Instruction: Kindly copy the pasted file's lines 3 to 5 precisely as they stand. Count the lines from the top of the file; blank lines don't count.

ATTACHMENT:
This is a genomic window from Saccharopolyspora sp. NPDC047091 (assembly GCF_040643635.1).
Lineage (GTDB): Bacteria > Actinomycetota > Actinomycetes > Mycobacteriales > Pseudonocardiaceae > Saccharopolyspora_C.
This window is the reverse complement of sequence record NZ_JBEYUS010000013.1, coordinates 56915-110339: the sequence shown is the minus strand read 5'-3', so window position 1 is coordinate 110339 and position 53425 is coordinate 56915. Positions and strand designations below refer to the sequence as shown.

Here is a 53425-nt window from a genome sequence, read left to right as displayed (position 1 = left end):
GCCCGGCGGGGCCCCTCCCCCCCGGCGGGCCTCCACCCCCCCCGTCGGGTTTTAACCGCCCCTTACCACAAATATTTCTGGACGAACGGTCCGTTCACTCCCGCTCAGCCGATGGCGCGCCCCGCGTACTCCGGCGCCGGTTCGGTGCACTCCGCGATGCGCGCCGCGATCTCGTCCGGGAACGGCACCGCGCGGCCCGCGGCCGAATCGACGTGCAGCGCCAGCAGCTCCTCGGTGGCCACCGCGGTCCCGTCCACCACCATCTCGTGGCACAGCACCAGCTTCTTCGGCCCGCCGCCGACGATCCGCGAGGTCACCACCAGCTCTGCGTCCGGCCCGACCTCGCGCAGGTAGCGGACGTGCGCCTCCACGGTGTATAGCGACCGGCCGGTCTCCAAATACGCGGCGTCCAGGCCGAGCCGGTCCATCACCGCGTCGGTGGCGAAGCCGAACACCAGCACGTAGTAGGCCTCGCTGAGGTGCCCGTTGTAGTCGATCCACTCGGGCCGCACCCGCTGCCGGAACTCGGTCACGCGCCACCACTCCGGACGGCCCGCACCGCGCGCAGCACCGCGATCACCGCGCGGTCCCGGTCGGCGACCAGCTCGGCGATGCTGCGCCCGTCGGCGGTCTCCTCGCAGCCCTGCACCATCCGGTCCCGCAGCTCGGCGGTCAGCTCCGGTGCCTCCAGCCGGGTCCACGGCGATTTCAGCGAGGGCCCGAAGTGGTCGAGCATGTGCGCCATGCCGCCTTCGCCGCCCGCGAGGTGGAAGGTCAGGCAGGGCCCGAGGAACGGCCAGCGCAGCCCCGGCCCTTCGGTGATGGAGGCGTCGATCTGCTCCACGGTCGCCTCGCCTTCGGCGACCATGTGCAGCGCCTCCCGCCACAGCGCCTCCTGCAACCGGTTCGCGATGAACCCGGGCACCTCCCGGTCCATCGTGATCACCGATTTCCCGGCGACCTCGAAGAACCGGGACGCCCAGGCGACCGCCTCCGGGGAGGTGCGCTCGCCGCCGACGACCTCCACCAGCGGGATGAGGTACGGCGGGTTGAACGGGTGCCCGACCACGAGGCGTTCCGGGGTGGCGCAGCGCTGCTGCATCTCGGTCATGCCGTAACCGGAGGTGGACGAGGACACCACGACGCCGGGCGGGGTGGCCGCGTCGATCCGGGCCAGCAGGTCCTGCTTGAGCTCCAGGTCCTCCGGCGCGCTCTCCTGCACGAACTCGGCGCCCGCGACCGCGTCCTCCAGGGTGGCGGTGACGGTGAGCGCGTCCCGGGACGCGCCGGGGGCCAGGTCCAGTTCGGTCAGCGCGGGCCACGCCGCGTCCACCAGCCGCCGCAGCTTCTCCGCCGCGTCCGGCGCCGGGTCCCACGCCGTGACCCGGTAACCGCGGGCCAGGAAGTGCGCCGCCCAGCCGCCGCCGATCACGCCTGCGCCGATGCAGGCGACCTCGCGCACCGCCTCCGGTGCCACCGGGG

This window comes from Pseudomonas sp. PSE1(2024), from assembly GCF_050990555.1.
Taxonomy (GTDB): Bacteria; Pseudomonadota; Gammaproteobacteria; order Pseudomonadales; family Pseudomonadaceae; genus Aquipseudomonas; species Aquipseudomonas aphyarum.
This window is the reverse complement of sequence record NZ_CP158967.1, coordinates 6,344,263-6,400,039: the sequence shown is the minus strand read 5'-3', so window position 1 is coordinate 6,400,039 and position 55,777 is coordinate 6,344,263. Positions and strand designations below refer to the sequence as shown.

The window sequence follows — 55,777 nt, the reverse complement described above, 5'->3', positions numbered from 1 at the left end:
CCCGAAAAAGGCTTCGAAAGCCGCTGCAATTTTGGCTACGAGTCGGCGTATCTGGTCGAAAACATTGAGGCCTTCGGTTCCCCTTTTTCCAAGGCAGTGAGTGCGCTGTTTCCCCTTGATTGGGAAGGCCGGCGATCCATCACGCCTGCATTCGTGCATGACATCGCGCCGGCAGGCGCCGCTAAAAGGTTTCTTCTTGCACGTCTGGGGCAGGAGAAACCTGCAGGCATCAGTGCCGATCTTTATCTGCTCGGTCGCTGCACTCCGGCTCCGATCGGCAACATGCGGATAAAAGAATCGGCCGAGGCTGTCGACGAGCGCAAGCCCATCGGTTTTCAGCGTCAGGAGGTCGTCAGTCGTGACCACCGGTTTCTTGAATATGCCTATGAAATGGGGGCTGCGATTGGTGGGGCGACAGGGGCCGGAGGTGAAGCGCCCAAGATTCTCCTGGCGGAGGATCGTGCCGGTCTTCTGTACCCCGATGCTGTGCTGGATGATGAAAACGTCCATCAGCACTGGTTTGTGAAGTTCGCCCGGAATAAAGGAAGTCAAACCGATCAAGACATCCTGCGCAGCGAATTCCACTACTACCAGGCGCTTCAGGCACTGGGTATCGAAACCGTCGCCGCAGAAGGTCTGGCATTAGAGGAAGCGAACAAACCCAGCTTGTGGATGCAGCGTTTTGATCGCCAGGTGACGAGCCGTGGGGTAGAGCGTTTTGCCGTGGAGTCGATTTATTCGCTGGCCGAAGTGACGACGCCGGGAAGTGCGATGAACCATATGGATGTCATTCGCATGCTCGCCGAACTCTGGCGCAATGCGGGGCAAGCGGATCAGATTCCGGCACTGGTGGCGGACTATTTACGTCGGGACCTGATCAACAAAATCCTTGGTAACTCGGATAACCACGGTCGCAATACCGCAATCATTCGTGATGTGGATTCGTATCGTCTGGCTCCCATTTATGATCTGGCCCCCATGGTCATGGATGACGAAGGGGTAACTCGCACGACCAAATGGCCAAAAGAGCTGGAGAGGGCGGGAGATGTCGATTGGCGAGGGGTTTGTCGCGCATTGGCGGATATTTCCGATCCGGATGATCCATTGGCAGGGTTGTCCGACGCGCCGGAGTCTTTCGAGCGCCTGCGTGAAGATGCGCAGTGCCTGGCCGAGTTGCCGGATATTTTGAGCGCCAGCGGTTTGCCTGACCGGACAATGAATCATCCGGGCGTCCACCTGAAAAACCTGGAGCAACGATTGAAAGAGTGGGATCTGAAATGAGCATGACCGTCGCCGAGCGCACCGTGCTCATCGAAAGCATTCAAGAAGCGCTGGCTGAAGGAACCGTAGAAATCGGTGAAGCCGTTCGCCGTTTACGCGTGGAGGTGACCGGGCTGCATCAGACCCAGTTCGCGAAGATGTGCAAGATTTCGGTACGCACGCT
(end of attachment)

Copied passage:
This window is the reverse complement of sequence record NZ_JBEYUS010000013.1, coordinates 56915-110339: the sequence shown is the minus strand read 5'-3', so window position 1 is coordinate 110339 and position 53425 is coordinate 56915. Positions and strand designations below refer to the sequence as shown.

Here is a 53425-nt window from a genome sequence, read left to right as displayed (position 1 = left end):
GCCCGGCGGGGCCCCTCCCCCCCGGCGGGCCTCCACCCCCCCCGTCGGGTTTTAACCGCCCCTTACCACAAATATTTCTGGACGAACGGTCCGTTCACTCCCGCTCAGCCGATGGCGCGCCCCGCGTACTCCGGCGCCGGTTCGGTGCACTCCGCGATGCGCGCCGCGATCTCGTCCGGGAACGGCACCGCGCGGCCCGCGGCCGAATCGACGTGCAGCGCCAGCAGCTCCTCGGTGGCCACCGCGGTCCCGTCCACCACCATCTCGTGGCACAGCACCAGCTTCTTCGGCCCGCCGCCGACGATCCGCGAGGTCACCACCAGCTCTGCGTCCGGCCCGACCTCGCGCAGGTAGCGGACGTGCGCCTCCACGGTGTATAGCGACCGGCCGGTCTCCAAATACGCGGCGTCCAGGCCGAGCCGGTCCATCACCGCGTCGGTGGCGAAGCCGAACACCAGCACGTAGTAGGCCTCGCTGAGGTGCCCGTTGTAGTCGATCCACTCGGGCCGCACCCGCTGCCGGAACTCGGTCACGCGCCACCACTCCGGACGGCCCGCACCGCGCGCAGCACCGCGATCACCGCGCGGTCCCGGTCGGCGACCAGCTCGGCGATGCTGCGCCCGTCGGCGGTCTCCTCGCAGCCCTGCACCATCCGGTCCCGCAGCTCGGCGGTCAGCTCCGGTGCCTCCAGCCGGGTCCACGGCGATTTCAGCGAGGGCCCGAAGTGGTCGAGCATGTGCGCCATGCCGCCTTCGCCGCCCGCGAGGTGGAAGGTCAGGCAGGGCCCGAGGAACGGCCAGCGCAGCCCCGGCCCTTCGGTGATGGAGGCGTCGATCTGCTCCACGGTCGCCTCGCCTTCGGCGACCATGTGCAGCGCCTCCCGCCACAGCGCCTCCTGCAACCGGTTCGCGATGAACCCGGGCACCTCCCGGTCCATCGTGATCACCGATTTCCCGGCGACCTCGAAGAACCGGGACGCCCAGGCGACCGCCTCCGGGGAGGTGCGCTCGCCGCCGACGACCTCCACCAGCGGGATGAGGTACGGCGGGTTGAACGGGTGCCCGACCACGAGGCGTTCCGGGGTGGCGCAGCGCTGCTGCATCTCGGTCATGCCGTAACCGGAGGTGGACGAGGACACCACGACGCCGGGCGGGGTGGCCGCGTCGATCCGGGCCAGCAGGTCCTGCTTGAGCTCCAGGTCCTCCGGCGCGCTCTCCTGCACGAACTCGGCGCCCGCGACCGCGTCCTCCAGGGTGGCGGTGACGGTGAGCGCGTCCCGGGACGCGCCGGGGGCCAGGTCCAGTTCGGTCAGCGCGGGCCACGCCGCGTCCACCAGCCGCCGCAGCTTCTCCGCCGCGTCCGGCGCCGGGTCCCACGCCGTGACCCGGTAACCGCGGGCCAGGAAGTGCGCCGCCCAGCCGCCGCCGATCACGCCTGCGCCGATGCAGGCGACCTCGCGCACCGCCTCCGGTGCCACCGGGG